Victim of the Muses: Poet as Scapegoat, Warrior and Hero in Greco-Roman and Indo-European Myth and History

  Compton, Todd M. 2006. Victim of the Muses: Poet as Scapegoat, Warrior and Hero in Greco-Roman and Indo-European Myth and History. Hellenic Studies Series 11. Washington, DC: Center for Hellenic Studies.

Ex is, qui in porticibus spatiabantur, lapides in Eumolpum recitantem miserunt. At ille, qui plausum ingenii sui nouerat, operuit caput extraque templum profugit. Timui ego, ne me poetam uocaret.

Petronius Satyricon


The following study started out as an attempt to do for hero poets what Fontenrose had done for hero athletes. Thus, his methodology of theme comparison will be apparent in the following pages, and also an interest in hero cult. However, Aesop, Hipponax, and Sappho, especially, led me to the central theme of the pharmakos, and I became interested in the theme of the exclusion of the poet—by trial, exile, or execution/murder—of which the pharmakos theme is the ritual reflex. Though hero cult and the pharmakos complex are related, my focus shifted to the scapegoat.

However, this study’s compass goes far beyond the classic Aesopic pharmakos pattern. Any time a poet-satirist is subjected to legal punishment, is exiled, or is executed or murdered, I have examined the story. Such themes are closely related to the pharmakos pattern, of course, for that unfortunate victim was sometimes chosen by trial, was forcibly expelled from his city, and, at least in legend, was killed. Expulsion is the key theme.

I have examined such stories whether they were legendary or historical—or, as was often the case, an ambiguous interface between the two. Thus my focus is quite different from the investigation of those who have been concerned with proving a story ahistorical. While they often seem to lose interest as soon as they have come to the conclusion that a story is not factually true, I became increasingly interested in persistent legendary patterns, which can be very archaic. Often, it is close to impossible to ascertain whether a story is historical or legendary, though one can make educated guesses one way or the other. There are undoubtedly ahistorical legends of exiled or murdered poets (most obvious when there is a miraculous or supernatural framework, as in the legend of Simonides in which the Dioscuri save the poet from death and punish a stingy, dishonest patron); but there are undoubtedly historical cases of exiled or executed poets. To complicate the issue, certainly historical cases often have legendary accretions. But, for my purposes, certainty on the question of historicity is not necessary, though, when possible, it is useful to have. A legendary pattern has its own significance and interest.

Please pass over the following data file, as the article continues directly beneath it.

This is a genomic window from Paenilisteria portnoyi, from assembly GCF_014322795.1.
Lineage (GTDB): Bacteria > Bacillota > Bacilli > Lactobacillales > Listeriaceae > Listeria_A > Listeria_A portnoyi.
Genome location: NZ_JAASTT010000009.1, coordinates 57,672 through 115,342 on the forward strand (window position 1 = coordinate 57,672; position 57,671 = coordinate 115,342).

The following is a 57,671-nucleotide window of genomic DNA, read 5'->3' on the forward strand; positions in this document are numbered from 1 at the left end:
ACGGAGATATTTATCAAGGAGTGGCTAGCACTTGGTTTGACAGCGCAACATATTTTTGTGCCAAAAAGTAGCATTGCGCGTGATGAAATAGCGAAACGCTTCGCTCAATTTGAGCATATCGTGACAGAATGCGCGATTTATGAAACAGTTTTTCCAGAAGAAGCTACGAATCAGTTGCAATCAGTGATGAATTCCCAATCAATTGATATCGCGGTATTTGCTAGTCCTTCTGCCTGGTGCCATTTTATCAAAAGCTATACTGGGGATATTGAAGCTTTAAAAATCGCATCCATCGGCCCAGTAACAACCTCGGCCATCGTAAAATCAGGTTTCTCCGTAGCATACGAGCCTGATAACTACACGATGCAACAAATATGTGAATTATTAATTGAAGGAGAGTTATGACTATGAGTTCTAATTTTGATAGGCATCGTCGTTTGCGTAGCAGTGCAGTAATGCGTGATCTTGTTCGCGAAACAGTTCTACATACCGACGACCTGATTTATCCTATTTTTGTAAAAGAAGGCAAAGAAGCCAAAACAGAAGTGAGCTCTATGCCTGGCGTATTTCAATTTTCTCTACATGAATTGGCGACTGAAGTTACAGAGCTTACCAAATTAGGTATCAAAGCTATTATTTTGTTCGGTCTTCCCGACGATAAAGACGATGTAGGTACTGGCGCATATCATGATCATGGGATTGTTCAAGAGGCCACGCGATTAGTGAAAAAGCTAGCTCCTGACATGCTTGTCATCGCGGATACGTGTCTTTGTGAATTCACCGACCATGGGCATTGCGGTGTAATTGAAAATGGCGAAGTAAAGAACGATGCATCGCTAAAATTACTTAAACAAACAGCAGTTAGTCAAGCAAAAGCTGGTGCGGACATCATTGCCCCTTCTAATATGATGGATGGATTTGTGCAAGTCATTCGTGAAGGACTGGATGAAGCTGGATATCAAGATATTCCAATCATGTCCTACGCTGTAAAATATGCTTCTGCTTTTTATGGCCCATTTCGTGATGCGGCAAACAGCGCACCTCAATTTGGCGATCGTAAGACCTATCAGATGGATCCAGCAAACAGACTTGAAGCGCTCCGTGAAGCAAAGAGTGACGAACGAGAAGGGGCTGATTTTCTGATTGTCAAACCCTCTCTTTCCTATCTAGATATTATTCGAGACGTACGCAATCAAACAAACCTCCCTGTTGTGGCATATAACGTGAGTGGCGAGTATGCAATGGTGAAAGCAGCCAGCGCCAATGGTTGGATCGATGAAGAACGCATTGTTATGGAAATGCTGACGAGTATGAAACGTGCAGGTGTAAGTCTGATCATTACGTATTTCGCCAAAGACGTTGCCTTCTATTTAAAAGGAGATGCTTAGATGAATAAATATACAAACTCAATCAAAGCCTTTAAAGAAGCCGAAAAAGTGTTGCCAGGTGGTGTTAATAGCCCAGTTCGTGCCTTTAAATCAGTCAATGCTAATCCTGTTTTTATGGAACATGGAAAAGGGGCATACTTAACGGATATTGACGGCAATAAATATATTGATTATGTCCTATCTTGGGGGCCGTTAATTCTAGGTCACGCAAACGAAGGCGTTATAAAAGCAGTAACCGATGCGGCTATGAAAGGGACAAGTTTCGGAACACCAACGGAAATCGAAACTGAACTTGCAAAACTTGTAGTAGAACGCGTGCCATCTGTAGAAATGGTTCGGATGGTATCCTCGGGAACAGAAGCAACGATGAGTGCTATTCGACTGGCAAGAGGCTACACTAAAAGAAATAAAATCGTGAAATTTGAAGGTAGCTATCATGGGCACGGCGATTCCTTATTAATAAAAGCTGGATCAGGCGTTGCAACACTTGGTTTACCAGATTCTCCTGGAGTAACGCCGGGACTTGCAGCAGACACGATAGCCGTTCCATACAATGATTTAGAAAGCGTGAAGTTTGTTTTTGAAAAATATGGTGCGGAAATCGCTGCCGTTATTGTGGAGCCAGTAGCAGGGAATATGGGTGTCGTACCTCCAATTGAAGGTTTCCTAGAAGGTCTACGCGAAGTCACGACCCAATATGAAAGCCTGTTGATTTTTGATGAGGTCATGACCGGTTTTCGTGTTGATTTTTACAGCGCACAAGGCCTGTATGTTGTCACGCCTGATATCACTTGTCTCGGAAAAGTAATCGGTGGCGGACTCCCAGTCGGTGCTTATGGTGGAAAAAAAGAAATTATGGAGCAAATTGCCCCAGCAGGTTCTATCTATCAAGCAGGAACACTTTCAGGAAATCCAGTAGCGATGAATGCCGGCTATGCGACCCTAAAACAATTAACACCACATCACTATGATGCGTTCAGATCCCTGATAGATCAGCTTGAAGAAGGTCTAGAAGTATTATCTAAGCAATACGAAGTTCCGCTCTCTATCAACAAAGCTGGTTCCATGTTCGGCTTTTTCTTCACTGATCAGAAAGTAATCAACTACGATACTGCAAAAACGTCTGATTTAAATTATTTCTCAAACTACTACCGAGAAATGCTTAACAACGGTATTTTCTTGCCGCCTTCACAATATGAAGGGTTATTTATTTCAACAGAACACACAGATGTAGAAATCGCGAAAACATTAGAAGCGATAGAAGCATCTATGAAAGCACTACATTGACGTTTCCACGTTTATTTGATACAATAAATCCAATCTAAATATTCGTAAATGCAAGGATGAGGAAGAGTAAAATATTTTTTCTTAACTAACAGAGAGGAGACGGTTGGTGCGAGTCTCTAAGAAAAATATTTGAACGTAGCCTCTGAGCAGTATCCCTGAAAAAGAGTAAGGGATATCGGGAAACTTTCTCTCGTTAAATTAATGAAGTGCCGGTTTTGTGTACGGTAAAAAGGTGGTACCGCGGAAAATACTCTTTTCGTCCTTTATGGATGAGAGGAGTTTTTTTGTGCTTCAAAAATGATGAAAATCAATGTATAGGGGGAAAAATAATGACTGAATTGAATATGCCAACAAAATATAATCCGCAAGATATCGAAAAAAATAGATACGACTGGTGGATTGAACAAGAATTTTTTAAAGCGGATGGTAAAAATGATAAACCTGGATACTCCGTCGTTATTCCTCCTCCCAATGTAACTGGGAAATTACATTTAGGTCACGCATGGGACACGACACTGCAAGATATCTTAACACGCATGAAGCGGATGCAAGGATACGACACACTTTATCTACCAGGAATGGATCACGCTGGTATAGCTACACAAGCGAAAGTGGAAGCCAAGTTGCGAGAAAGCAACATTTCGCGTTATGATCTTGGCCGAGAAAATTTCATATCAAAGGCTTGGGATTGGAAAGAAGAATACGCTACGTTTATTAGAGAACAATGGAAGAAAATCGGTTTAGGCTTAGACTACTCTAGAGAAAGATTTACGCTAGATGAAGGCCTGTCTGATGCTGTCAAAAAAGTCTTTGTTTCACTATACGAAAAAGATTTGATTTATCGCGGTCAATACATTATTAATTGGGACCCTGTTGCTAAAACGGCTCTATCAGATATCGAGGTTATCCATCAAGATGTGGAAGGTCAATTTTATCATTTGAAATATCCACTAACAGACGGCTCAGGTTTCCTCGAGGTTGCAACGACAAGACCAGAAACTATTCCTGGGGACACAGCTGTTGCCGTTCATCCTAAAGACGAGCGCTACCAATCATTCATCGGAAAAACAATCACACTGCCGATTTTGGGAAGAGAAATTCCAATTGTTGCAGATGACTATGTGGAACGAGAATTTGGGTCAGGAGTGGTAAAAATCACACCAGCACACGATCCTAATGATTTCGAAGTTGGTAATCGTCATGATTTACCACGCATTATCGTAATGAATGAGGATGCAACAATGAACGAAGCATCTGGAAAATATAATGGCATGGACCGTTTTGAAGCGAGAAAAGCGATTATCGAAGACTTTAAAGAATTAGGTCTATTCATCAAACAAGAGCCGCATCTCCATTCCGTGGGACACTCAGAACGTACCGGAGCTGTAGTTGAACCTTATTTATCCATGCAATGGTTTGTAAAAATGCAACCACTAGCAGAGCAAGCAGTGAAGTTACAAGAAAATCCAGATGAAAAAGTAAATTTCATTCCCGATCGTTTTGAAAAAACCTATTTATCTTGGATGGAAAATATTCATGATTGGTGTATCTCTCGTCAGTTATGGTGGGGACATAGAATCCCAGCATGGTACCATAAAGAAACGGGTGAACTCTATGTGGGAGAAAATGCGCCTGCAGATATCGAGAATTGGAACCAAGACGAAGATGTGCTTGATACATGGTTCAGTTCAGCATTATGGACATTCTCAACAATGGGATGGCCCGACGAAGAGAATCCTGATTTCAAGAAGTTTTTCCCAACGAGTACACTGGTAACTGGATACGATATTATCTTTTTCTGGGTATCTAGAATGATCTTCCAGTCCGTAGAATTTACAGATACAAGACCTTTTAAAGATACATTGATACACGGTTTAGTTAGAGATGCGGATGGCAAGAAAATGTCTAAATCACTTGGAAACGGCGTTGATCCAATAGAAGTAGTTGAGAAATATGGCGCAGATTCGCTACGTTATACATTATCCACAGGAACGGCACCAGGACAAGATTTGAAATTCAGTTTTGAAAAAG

Thus, my analysis of these stories, and my central theme, led me to probe the meaning of the scapegoat in Greek, and other cultures, both in legend and history. I became especially interested in the positive aspects of the scapegoat—in the case of the poet, he is inspired; in legendary cases, often overtly consecrated by a theophany, thus sacred. Seemingly, much different from the deformed human katharma, refuse, stoned out of Greek cities. Of course, the scapegoat is ambiguous, even in ritual, and the effect of the scapegoat is always positive, according to the ideology of the ritual.

In addition, the connections of the scapegoat—and of our poets—with war led to related issues. Often the pharmakoi are excluded to deal with war or invasion as a crisis. And often, our poets had military vocations, partially or dominantly. Archilochus was a soldier, and was reportedly killed in battle, a death linked to a cultic legend. Tyrtaeus is a standard deformed, dim-witted, mad pharmakos figure, whom the Athenians have selected as their least desirable citizen, to expel from the city and give to the Spartans; he becomes the Spartans’ general, poetic source of martial inspiration, and savior.

Furthermore, satirical poetry and language have often been compared to violent combat. A common denominator of poet and warrior is madness—or, more precisely, possession. The aggression of the satirist and the aggression of the warrior are both ambiguously focused toward the good of the community, and the warrior becomes as much a scapegoat as does the poet. The warrior wields a sword or spear; as does the satirist, verbally (though his poetry is often compared to the violence of the animal’s bite, as well as to weapons).